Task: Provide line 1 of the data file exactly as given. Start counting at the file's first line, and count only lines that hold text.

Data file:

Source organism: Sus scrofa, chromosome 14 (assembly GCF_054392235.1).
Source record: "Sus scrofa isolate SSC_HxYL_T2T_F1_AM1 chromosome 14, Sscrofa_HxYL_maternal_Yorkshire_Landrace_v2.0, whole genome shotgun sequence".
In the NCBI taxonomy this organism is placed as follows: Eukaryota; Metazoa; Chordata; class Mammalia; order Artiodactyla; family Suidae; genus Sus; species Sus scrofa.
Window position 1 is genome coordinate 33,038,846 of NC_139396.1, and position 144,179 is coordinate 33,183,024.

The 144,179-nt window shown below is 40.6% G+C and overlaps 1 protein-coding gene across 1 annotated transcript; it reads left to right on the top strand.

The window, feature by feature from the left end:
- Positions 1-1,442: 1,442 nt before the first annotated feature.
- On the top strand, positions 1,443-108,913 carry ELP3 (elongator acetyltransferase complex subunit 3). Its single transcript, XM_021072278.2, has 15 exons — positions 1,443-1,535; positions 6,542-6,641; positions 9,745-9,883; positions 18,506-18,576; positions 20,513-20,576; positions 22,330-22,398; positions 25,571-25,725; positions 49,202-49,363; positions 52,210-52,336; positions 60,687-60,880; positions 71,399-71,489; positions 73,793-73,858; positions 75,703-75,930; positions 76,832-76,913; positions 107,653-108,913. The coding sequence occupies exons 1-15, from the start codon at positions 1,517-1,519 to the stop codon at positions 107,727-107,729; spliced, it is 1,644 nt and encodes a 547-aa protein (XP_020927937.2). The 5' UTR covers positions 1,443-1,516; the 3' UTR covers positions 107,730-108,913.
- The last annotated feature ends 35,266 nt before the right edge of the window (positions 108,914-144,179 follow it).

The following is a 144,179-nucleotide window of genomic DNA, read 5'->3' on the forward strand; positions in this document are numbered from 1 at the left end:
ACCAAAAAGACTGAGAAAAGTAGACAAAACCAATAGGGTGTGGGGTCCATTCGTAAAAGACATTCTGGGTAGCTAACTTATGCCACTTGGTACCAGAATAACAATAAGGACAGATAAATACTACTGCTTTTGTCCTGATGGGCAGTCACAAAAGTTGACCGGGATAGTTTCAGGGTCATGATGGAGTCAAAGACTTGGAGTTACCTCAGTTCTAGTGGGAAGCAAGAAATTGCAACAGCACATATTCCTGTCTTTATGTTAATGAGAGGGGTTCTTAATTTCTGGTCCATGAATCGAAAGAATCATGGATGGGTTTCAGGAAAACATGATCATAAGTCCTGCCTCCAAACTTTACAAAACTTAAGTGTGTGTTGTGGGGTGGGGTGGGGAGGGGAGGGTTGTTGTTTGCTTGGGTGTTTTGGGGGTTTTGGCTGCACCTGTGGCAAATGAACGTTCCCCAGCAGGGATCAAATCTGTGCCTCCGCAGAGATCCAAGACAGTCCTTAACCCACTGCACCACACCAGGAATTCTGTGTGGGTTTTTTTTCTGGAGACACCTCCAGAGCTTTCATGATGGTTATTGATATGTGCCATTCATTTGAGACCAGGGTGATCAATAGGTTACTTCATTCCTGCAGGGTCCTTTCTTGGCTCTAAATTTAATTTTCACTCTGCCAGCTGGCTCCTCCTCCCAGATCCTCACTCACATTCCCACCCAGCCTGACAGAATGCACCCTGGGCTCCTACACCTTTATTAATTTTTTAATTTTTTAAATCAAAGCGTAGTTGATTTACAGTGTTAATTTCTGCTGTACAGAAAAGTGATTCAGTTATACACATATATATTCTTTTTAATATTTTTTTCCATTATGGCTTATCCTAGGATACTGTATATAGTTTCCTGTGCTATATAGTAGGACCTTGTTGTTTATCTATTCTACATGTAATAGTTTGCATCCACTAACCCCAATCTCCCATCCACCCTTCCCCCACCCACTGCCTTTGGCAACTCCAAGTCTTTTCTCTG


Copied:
Source organism: Sus scrofa, chromosome 14 (assembly GCF_054392235.1).